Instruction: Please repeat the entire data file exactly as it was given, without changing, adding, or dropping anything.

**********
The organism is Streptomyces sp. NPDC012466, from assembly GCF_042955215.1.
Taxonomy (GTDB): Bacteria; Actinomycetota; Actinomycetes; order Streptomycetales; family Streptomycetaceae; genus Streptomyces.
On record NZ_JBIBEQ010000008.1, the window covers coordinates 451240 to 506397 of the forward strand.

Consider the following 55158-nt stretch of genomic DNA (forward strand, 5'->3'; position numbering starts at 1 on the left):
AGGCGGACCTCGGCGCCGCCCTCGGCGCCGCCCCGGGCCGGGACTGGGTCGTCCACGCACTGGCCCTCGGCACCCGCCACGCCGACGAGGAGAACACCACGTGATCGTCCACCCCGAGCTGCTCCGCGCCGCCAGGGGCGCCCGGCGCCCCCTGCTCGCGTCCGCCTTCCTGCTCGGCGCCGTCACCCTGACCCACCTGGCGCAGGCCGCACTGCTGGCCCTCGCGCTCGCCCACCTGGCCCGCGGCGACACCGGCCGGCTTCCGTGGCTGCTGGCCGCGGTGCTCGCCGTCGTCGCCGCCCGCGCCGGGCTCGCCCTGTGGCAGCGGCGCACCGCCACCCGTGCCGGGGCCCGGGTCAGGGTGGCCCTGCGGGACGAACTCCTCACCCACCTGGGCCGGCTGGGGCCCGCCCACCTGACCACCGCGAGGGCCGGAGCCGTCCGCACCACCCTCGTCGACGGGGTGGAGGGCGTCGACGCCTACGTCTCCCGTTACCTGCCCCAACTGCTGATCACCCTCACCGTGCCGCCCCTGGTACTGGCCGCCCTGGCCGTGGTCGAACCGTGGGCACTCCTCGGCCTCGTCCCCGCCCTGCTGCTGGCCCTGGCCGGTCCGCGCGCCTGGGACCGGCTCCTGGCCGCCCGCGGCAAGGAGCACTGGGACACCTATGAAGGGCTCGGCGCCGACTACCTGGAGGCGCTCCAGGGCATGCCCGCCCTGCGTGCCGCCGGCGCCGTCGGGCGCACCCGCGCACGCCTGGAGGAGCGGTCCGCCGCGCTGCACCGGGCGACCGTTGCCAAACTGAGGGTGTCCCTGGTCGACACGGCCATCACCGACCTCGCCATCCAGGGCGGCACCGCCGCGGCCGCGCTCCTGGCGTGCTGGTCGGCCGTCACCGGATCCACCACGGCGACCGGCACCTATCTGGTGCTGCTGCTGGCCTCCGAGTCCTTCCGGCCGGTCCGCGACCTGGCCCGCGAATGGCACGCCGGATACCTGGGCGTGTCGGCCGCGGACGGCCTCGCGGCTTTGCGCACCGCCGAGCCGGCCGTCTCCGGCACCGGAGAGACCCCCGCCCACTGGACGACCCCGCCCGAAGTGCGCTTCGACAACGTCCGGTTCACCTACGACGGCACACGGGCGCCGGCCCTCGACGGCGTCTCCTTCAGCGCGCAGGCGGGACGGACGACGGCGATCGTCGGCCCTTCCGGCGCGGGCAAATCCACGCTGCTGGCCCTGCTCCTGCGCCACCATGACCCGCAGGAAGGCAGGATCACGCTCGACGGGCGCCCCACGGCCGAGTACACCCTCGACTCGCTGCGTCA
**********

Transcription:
The organism is Streptomyces sp. NPDC012466, from assembly GCF_042955215.1.
Taxonomy (GTDB): Bacteria; Actinomycetota; Actinomycetes; order Streptomycetales; family Streptomycetaceae; genus Streptomyces.
On record NZ_JBIBEQ010000008.1, the window covers coordinates 451240 to 506397 of the forward strand.

Consider the following 55158-nt stretch of genomic DNA (forward strand, 5'->3'; position numbering starts at 1 on the left):
AGGCGGACCTCGGCGCCGCCCTCGGCGCCGCCCCGGGCCGGGACTGGGTCGTCCACGCACTGGCCCTCGGCACCCGCCACGCCGACGAGGAGAACACCACGTGATCGTCCACCCCGAGCTGCTCCGCGCCGCCAGGGGCGCCCGGCGCCCCCTGCTCGCGTCCGCCTTCCTGCTCGGCGCCGTCACCCTGACCCACCTGGCGCAGGCCGCACTGCTGGCCCTCGCGCTCGCCCACCTGGCCCGCGGCGACACCGGCCGGCTTCCGTGGCTGCTGGCCGCGGTGCTCGCCGTCGTCGCCGCCCGCGCCGGGCTCGCCCTGTGGCAGCGGCGCACCGCCACCCGTGCCGGGGCCCGGGTCAGGGTGGCCCTGCGGGACGAACTCCTCACCCACCTGGGCCGGCTGGGGCCCGCCCACCTGACCACCGCGAGGGCCGGAGCCGTCCGCACCACCCTCGTCGACGGGGTGGAGGGCGTCGACGCCTACGTCTCCCGTTACCTGCCCCAACTGCTGATCACCCTCACCGTGCCGCCCCTGGTACTGGCCGCCCTGGCCGTGGTCGAACCGTGGGCACTCCTCGGCCTCGTCCCCGCCCTGCTGCTGGCCCTGGCCGGTCCGCGCGCCTGGGACCGGCTCCTGGCCGCCCGCGGCAAGGAGCACTGGGACACCTATGAAGGGCTCGGCGCCGACTACCTGGAGGCGCTCCAGGGCATGCCCGCCCTGCGTGCCGCCGGCGCCGTCGGGCGCACCCGCGCACGCCTGGAGGAGCGGTCCGCCGCGCTGCACCGGGCGACCGTTGCCAAACTGAGGGTGTCCCTGGTCGACACGGCCATCACCGACCTCGCCATCCAGGGCGGCACCGCCGCGGCCGCGCTCCTGGCGTGCTGGTCGGCCGTCACCGGATCCACCACGGCGACCGGCACCTATCTGGTGCTGCTGCTGGCCTCCGAGTCCTTCCGGCCGGTCCGCGACCTGGCCCGCGAATGGCACGCCGGATACCTGGGCGTGTCGGCCGCGGACGGCCTCGCGGCTTTGCGCACCGCCGAGCCGGCCGTCTCCGGCACCGGAGAGACCCCCGCCCACTGGACGACCCCGCCCGAAGTGCGCTTCGACAACGTCCGGTTCACCTACGACGGCACACGGGCGCCGGCCCTCGACGGCGTCTCCTTCAGCGCGCAGGCGGGACGGACGACGGCGATCGTCGGCCCTTCCGGCGCGGGCAAATCCACGCTGCTGGCCCTGCTCCTGCGCCACCATGACCCGCAGGAAGGCAGGATCACGCTCGACGGGCGCCCCACGGCCGAGTACACCCTCGACTCGCTGCGTCA